Last November, Berkeleyside published an article about a spectacular natural phenomenon seen in Berkeley for the first time: hundreds of monarch butterflies were clustering in the trees of Aquatic Park.
This fall, thoughtful reader and independent gardener Toni Cox wrote to Berkeleyside, requesting that we create a new article about monarchs.
In particular, Cox noted that these beloved, once ubiquitous butterflies are “struggling” — that a decision on whether monarchs will receive protection under the Endangered Species Act will occur by 2019.
Here in California, numbers of overwintering monarch butterflies have seen an approximate decline of 74% since the late 1990s, according to Emma Pelton, Conservation Biologist for the Xerces Society and its Endangered Species Program.
“While we have seen good numbers of monarchs in the Bay Area in recent years,” Pelton said, “the overall number of monarchs overwintering in California is still far below historic levels.”
There are some great ways to help these beautiful butterflies, Pelton added.
One of them is to plant milkweed — the monarch’s so-called “host plant” — the only plant it eats as a caterpillar and upon which it lays its eggs.
Before planting, however, there are a few caveats. Pelton said that the Xerces Society recommends planting only native milkweeds.
Nonnative tropical milkweeds, by contrast, can pose dangers to monarch butterflies.
According to Distinguished Professor Arthur M. Shapiro from the Department of Evolution and Ecology, College of Biological Sciences at UC Davis, tropical milkweeds “never created a problem” until just a few years ago, when monarchs began breeding on them in winter.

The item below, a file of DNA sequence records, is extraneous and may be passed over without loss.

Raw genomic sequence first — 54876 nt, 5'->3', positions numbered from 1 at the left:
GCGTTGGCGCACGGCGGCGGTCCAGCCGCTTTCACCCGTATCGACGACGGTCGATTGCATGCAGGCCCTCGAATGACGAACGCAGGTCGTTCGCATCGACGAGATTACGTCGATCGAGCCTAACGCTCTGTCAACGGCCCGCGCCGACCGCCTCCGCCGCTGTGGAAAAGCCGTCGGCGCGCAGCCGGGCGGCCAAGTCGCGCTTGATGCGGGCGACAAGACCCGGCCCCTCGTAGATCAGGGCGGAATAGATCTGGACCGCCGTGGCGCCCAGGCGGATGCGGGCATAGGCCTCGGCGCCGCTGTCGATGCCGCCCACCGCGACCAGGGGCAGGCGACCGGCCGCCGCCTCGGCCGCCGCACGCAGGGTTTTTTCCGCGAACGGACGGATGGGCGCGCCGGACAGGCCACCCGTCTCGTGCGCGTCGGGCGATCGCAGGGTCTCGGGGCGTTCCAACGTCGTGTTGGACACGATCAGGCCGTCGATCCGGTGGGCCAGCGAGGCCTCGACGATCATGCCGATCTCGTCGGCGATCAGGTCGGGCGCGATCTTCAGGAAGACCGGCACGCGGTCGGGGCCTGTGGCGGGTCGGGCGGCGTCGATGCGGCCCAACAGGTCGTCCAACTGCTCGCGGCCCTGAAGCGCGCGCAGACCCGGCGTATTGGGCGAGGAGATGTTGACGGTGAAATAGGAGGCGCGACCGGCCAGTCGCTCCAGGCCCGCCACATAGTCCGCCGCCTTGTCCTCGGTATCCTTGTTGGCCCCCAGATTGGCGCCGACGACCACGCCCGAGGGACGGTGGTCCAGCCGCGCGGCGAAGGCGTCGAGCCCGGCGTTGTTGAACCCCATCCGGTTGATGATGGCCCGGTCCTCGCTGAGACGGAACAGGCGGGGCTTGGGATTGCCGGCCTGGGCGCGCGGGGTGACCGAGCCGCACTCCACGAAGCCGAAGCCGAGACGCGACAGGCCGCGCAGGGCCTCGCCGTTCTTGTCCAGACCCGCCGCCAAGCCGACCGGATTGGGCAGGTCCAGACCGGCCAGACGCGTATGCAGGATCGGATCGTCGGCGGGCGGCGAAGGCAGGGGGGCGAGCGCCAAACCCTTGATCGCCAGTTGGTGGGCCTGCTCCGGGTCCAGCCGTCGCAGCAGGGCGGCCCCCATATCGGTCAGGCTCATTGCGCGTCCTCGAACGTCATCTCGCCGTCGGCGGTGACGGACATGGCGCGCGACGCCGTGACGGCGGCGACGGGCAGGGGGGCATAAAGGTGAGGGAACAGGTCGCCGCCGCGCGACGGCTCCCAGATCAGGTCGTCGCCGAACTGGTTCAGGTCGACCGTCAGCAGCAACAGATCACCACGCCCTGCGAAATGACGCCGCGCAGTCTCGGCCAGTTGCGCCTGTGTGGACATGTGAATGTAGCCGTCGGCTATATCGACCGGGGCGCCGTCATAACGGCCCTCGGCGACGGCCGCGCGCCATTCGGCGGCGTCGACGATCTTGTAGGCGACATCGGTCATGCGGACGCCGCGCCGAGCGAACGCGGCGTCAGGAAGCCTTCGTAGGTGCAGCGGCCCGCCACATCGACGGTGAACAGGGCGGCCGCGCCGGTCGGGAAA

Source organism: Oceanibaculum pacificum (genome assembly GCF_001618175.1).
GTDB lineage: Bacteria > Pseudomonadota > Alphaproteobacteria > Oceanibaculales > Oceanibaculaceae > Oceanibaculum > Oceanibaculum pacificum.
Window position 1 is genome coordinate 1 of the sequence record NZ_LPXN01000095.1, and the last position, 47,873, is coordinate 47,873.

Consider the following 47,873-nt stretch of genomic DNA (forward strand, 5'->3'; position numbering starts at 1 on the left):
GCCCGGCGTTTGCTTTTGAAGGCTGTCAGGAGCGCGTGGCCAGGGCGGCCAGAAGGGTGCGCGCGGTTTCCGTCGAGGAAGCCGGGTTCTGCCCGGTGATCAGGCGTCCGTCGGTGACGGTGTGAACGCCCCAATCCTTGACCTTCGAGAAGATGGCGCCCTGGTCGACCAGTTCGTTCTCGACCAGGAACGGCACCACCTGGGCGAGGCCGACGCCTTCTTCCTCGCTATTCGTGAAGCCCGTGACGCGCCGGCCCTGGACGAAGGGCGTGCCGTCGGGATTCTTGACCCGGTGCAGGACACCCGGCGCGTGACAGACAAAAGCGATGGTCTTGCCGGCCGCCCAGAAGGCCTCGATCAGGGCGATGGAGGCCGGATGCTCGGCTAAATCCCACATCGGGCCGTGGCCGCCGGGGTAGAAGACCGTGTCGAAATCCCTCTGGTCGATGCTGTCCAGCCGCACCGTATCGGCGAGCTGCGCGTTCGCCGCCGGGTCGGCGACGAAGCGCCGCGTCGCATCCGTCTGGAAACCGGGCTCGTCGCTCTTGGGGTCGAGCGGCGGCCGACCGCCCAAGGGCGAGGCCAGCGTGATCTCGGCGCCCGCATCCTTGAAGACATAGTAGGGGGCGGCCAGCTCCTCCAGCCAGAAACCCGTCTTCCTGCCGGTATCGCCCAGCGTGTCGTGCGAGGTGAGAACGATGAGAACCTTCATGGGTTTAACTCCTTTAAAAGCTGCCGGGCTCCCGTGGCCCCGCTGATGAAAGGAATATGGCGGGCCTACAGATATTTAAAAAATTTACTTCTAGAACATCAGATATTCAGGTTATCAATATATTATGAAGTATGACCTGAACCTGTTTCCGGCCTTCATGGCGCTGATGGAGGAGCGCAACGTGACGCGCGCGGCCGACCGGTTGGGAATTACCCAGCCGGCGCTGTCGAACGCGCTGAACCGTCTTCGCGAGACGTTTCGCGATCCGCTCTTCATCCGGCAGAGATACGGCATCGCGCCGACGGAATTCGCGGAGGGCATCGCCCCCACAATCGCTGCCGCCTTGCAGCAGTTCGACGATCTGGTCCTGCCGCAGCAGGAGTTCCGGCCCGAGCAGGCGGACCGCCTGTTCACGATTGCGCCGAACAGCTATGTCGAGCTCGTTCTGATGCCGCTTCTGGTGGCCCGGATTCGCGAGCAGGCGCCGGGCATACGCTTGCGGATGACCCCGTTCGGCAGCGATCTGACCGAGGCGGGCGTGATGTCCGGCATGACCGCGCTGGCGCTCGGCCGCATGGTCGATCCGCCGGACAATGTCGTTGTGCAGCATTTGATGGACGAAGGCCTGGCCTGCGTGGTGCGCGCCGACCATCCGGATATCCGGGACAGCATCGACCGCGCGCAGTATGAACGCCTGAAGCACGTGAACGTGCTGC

“Given the lack of native milkweeds in winter,” Shapiro said, “the same individual [tropical milkweed] plants in gardens get used over and over again and as a result (at least in SoCal), get contaminated with a microbial parasite known as OE.”
In monarch butterflies, OE (Ophryocystis elektroscirrha) reduces survivorship and routinely interferes with reproduction, according to Shapiro.
Another “rule of thumb,” said Pelton, “is don’t plant milkweed within five to 10 miles of the coast.”
Historically, milkweed grew in the East Bay, but not along much of the Pacific Coast. So even native milkweed, when it is planted too close to the ocean, may disrupt normal breeding cycles, according to Pelton.
Milkweed aside, Pelton said that “important steps” for monarchs include the reduction or elimination of pesticide use and the planting of native nectar plants — plants that may be as beautiful as the butterflies themselves.
The Xerces Society list of native nectar plants by region (available soon).
For free seeds of California native showy milkweed (Asclepias speciosa): Please prepare a double-stamped self-address stamped envelope with the number of seeds to be grown written on the envelope. Mail it to:
c/o Berkeley Methodist United Church
1710 Carleton Street
Berkeley, CA 94703
According to Bart O’Brien, Botanic Garden Manager of the Regional Parks Botanic Garden, autumn, particularly October, is a good time for planting milkweed. Springtime works as well, though plants may require more watering in summer.
Looking to see monarch butterflies in Berkeley?
Last week, monitors with the Xerces Society counted 35 monarchs in Aquatic Park. Time will tell whether their numbers will increase to levels seen in the fall of 2015.
Special thanks to all who are mentioned in this article as well as to Mia Monroe, Lawrence Ray, and Alan Kaplan.
Elaine Miller Bond is the author and photographer of ‘Running Wild,’ a new children’s board book from Heyday Books. Forthcoming books in the collection include ‘Living Wild’ (spring 2017) and ‘Wild Colors’ (projected for 2018).
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